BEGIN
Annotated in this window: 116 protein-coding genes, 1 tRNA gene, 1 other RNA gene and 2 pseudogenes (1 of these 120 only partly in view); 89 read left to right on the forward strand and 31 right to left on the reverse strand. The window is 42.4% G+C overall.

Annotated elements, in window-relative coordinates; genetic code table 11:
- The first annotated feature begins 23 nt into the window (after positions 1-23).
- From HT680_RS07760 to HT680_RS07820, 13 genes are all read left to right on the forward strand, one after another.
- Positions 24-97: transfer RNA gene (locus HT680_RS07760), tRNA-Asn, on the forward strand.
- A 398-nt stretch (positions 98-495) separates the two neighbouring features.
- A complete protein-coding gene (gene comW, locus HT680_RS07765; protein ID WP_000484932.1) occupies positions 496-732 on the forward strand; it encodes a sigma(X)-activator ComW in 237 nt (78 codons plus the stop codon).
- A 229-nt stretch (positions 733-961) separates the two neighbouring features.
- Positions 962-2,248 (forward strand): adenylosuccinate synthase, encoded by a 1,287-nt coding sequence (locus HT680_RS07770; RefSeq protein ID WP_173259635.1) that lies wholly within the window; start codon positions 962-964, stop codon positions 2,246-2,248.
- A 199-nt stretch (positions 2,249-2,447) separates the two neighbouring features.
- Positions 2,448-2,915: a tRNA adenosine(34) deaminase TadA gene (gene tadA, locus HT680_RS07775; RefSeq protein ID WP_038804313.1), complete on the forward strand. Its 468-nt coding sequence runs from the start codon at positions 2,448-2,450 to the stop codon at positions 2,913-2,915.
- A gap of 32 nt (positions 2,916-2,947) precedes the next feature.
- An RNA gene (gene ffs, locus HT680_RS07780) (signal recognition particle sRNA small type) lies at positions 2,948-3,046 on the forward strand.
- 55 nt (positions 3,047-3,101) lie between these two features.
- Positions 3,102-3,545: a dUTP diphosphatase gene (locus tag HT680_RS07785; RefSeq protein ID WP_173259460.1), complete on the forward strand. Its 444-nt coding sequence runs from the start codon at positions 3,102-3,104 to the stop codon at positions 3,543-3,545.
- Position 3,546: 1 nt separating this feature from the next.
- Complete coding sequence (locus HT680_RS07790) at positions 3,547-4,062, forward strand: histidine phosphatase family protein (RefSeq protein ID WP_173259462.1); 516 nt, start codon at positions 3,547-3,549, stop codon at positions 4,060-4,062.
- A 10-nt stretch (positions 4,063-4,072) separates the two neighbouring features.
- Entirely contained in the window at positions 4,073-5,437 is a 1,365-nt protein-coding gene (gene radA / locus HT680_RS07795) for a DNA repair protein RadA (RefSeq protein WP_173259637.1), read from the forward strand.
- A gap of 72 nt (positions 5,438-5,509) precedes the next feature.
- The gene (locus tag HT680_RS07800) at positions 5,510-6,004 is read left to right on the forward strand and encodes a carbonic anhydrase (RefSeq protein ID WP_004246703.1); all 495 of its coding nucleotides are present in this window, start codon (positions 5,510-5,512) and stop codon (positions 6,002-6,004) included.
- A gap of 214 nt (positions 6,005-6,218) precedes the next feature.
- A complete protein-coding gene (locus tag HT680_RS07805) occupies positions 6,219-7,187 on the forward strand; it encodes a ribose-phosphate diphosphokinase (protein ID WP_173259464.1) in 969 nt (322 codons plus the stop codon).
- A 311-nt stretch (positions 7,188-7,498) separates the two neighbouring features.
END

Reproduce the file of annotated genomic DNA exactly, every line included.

Annotated in this window: 116 protein-coding genes, 1 tRNA gene, 1 other RNA gene and 2 pseudogenes (1 of these 120 only partly in view); 89 read left to right on the forward strand and 31 right to left on the reverse strand. The window is 42.4% G+C overall.

Annotated elements, in window-relative coordinates; genetic code table 11:
- The first annotated feature begins 23 nt into the window (after positions 1-23).
- From HT680_RS07760 to HT680_RS07820, 13 genes are all read left to right on the forward strand, one after another.
- Positions 24-97: transfer RNA gene (locus HT680_RS07760), tRNA-Asn, on the forward strand.
- A 398-nt stretch (positions 98-495) separates the two neighbouring features.
- A complete protein-coding gene (gene comW, locus HT680_RS07765; protein ID WP_000484932.1) occupies positions 496-732 on the forward strand; it encodes a sigma(X)-activator ComW in 237 nt (78 codons plus the stop codon).
- A 229-nt stretch (positions 733-961) separates the two neighbouring features.
- Positions 962-2,248 (forward strand): adenylosuccinate synthase, encoded by a 1,287-nt coding sequence (locus HT680_RS07770; RefSeq protein ID WP_173259635.1) that lies wholly within the window; start codon positions 962-964, stop codon positions 2,246-2,248.
- A 199-nt stretch (positions 2,249-2,447) separates the two neighbouring features.
- Positions 2,448-2,915: a tRNA adenosine(34) deaminase TadA gene (gene tadA, locus HT680_RS07775; RefSeq protein ID WP_038804313.1), complete on the forward strand. Its 468-nt coding sequence runs from the start codon at positions 2,448-2,450 to the stop codon at positions 2,913-2,915.
- A gap of 32 nt (positions 2,916-2,947) precedes the next feature.
- An RNA gene (gene ffs, locus HT680_RS07780) (signal recognition particle sRNA small type) lies at positions 2,948-3,046 on the forward strand.
- 55 nt (positions 3,047-3,101) lie between these two features.
- Positions 3,102-3,545: a dUTP diphosphatase gene (locus tag HT680_RS07785; RefSeq protein ID WP_173259460.1), complete on the forward strand. Its 444-nt coding sequence runs from the start codon at positions 3,102-3,104 to the stop codon at positions 3,543-3,545.
- Position 3,546: 1 nt separating this feature from the next.
- Complete coding sequence (locus HT680_RS07790) at positions 3,547-4,062, forward strand: histidine phosphatase family protein (RefSeq protein ID WP_173259462.1); 516 nt, start codon at positions 3,547-3,549, stop codon at positions 4,060-4,062.
- A 10-nt stretch (positions 4,063-4,072) separates the two neighbouring features.
- Entirely contained in the window at positions 4,073-5,437 is a 1,365-nt protein-coding gene (gene radA / locus HT680_RS07795) for a DNA repair protein RadA (RefSeq protein WP_173259637.1), read from the forward strand.
- A gap of 72 nt (positions 5,438-5,509) precedes the next feature.
- The gene (locus tag HT680_RS07800) at positions 5,510-6,004 is read left to right on the forward strand and encodes a carbonic anhydrase (RefSeq protein ID WP_004246703.1); all 495 of its coding nucleotides are present in this window, start codon (positions 5,510-5,512) and stop codon (positions 6,002-6,004) included.
- A gap of 214 nt (positions 6,005-6,218) precedes the next feature.
- A complete protein-coding gene (locus tag HT680_RS07805) occupies positions 6,219-7,187 on the forward strand; it encodes a ribose-phosphate diphosphokinase (protein ID WP_173259464.1) in 969 nt (322 codons plus the stop codon).
- A 311-nt stretch (positions 7,188-7,498) separates the two neighbouring features.